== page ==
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Porto de Galinhas
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Porto de Galinhas


Now that Google offers online translation tools, these pages about Porto de Galinhas in English won't be updated any more.
For up to date information, visit these pages in Portuguese: Porto de Galinhas (including a report about a recent trip) and other praias em Recife.

Porto de Galinhas is one of the most famous beaches in Brazil; according to magazines and travelers, it is THE best beach in Brazil.
Porto changed from a fishermen village to the playground of Brazil's richest and most famous to become, in recent years, a popular vacation spot for domestic travelers.

The origin of the name is well known. Porto de Galinhas means "Port of Chickens" in Portuguese. In the second half of the 19th century, the Brazilian government imposed restrictions to the commerce of slaves, which were widely used as manpower in the sugarcane farms around Recife (read about History of Recife and Pernambuco); to circumvent the prohibition, the "black ships" (which transported slaves from Africa to Brazil) looked for other places to harbor, far from Recife. One such place was in the bays around Suape and Ipojuca, about 60 km to the South of Recife.
When a ship arrived in town, as it was prohibited to mention slavery, the word spread as "there are new chickens in the port"; hence, the place gained its name Porto de Galinhas.

The best beach in Brazil

Porto de Galinhas

In 2006, the readers of Viagem e Turismo (Voyage and Tourism), one of the most important travel magazines published in Brazil, elected Porto de Galinhas as the best beach in Brazil.

And why so? According to V&T, a few points distinguish Porto from the others. Porto is in the northeast of Brazil, near the Equatorial line, which means sunny weather, warm sea, permanent breeze; Porto is of easy access, under 100 km from a major city, Recife, with all its infrastructure, including a modern airport; Porto has a multitude of hotels and restaurants, catering for pockets of all sizes; this touristic infrastructure gives visitors all the comfort they want, leaving out stress and violence.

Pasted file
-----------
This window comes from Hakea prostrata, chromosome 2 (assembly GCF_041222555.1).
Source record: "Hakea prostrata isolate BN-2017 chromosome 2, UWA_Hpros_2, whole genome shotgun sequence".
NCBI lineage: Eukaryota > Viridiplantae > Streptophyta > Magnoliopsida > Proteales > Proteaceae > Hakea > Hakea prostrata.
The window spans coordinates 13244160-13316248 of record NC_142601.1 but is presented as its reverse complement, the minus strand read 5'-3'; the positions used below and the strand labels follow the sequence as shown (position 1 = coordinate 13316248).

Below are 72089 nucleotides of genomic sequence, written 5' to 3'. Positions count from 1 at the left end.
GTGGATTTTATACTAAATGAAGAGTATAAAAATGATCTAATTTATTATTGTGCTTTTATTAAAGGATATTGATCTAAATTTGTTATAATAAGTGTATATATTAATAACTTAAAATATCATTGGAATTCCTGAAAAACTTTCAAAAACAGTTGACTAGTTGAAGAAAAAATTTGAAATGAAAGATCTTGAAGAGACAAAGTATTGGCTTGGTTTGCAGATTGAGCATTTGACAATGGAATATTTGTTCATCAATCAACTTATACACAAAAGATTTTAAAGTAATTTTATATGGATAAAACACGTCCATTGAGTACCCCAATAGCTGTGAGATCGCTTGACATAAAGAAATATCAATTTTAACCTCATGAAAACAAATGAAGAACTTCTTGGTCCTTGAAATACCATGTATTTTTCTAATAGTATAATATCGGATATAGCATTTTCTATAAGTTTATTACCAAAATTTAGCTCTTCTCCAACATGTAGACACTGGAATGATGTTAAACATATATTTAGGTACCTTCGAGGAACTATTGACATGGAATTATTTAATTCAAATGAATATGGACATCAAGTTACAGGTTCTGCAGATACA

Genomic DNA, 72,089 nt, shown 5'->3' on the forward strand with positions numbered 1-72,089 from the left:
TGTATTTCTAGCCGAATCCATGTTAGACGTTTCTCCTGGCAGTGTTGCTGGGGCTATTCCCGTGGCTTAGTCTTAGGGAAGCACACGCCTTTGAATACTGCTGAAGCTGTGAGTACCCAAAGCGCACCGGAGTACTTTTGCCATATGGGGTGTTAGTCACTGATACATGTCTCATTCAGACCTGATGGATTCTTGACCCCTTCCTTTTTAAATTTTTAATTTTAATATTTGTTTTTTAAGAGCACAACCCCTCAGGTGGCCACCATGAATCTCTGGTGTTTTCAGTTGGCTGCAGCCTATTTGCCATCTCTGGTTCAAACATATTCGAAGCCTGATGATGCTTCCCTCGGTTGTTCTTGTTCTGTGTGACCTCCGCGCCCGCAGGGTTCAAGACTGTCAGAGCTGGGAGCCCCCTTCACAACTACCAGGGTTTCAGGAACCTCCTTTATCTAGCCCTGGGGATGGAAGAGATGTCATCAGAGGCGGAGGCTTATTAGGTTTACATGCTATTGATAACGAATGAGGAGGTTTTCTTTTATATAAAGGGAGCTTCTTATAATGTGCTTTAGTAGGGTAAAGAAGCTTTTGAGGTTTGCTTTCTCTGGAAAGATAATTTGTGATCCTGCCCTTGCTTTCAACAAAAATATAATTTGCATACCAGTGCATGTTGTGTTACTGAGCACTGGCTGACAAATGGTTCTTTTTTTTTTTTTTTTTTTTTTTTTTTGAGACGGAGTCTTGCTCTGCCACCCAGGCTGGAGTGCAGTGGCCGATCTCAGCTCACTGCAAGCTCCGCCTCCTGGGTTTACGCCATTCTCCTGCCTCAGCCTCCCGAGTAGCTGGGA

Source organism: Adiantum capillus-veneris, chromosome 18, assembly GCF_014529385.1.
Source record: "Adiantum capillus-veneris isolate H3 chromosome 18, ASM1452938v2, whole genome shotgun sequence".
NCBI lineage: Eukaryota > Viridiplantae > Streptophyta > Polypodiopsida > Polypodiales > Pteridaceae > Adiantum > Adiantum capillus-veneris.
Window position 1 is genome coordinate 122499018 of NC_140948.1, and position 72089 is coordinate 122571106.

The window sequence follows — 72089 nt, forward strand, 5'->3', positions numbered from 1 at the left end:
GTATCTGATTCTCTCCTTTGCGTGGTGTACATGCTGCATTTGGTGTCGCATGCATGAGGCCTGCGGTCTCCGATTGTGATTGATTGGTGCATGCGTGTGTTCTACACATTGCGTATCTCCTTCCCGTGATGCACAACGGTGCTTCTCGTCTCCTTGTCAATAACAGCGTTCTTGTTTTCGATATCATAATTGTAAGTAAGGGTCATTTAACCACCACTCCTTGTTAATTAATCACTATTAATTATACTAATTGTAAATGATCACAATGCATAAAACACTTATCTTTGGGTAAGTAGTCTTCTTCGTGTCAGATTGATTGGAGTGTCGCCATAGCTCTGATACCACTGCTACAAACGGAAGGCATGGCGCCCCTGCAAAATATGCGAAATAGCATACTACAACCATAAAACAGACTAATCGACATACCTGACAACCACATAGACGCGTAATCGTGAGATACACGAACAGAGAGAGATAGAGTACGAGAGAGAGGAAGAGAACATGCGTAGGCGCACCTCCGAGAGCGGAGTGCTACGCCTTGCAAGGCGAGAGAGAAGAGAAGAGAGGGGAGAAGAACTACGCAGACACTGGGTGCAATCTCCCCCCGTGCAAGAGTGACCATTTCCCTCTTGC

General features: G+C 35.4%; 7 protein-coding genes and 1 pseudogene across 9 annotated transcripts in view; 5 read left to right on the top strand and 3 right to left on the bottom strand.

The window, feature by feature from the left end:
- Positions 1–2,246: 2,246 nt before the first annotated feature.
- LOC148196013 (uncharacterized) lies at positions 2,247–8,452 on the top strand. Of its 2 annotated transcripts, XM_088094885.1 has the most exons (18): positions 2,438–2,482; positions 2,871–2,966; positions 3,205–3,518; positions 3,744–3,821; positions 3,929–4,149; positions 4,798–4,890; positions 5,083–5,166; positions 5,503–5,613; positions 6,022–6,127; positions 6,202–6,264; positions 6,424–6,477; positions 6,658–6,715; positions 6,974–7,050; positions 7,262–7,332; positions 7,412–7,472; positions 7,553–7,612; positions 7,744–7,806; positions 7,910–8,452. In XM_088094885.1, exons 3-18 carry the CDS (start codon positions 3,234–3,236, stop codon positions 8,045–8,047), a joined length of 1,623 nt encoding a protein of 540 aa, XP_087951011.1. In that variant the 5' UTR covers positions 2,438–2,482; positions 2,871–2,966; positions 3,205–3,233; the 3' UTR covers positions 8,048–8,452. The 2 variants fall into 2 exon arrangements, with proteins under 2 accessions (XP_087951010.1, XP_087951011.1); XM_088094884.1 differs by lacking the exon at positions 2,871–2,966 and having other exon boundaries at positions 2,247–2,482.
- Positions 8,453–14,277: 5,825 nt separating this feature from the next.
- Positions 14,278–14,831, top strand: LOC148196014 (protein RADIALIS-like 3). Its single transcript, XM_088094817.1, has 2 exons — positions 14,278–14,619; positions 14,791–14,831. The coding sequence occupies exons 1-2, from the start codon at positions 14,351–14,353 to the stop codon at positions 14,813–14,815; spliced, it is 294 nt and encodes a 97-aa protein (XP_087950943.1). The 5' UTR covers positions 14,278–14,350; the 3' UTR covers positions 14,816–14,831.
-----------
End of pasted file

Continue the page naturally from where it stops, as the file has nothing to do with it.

Other similar beaches: Porto is a beach with good infrastructure, situated near a capital city of a State of the Northeast of Brazil. There are a few other beaches with a similar profile, all of them also ranked amongst the most popular in Brazil, and all of them within a short distance from Porto de Galinhas: Pipa (near Natal); Tambaba (near João Pessoa); and Canoa Quebrada and Jericoacoara (near Fortaleza).

Getting there, hotels, restaurants

The beach and the village of Porto de Galinhas are situated in the municipality of Ipojuca; the economy of Ipojuca had been thriving in recent years thanks to the boom of tourism, and now, with a new oil refinery being built, Ipojuca is going to become the city with the second largest economy in the State of Pernambuco.

There are two ways to get to Porto de Galinhas.
Taking highways BR-101 and PE-60 is free, but traffic is heavier. Federal BR-101 goes from the airport to the vicinities of the Suape Port, and is double laned all the way; State PE-60, about 20 km long, has many more curves and only one lane each way.
The other way is taking Praia do Paiva highway; this is a private road, a toll is charged (around R$ 8). It doesn't make the trip much shorter, but the views are much more scenic. Notice that this highway will eventually meet PE-60, before reaching Porto de Galinhas.

The village of Porto de Galinhas is very small; indeed, only a couple of streets with a central square, called Pracinha. The village concentrates restaurants, shops and the residences of the local dwellers; most hotels occupied spaces along the beach, both North of Porto (towards Muro Alto) and South of Porto (towards Maracaípe). Also, it is from the village visitors depart to boat and buggy trips to the beaches in the neighbourhood of Porto. Read more about the beaches of Porto de Galinhas.
All of the commerce in Porto is within a couple of blocks of the Pracinha. Further out, in any direction, and the city is purely private homes, hotels, and pousadas. The principal streets are Rua da Esperança, Rua dos Navegantes, Rua das Piscinas Naturais, and Rua Beijupirá. Rua da Esperança runs from the extreme edge of town to the beach, and the other three are perpendicular to it.

Porto de Galinhas is an isolated resort town, and a booming one at that. Everything costs two or three times what it would in Recife. A room in a pousada, that would cost R$20 or R$30 per night in Olinda, costs R$50 to R$100 in Porto de Galinhas. A simple lunch of meat, macaxeira, rice, and beans would cost R$3 Recife, and costs R$8 in Porto de Galinhas. The locals buy everything that they need in Recife, and if you plan to stay for more than a day, you should do the same.
Read more about hotels in Porto de Galinhas.
Read more about restaurants in Porto de Galinhas.

The nature of Porto de Galinhas can change on holiday weekends (and there is no shortage of long weekends in Brazil). In particular, when a holiday weekend is combined with a high-profile concert in nearby Maracaípe, hordes of partiers from Recife descend upon the city, irritating the locals and filling all available space. Prices soar at pousadas and hotels. Long lines form outside of nightclubs.

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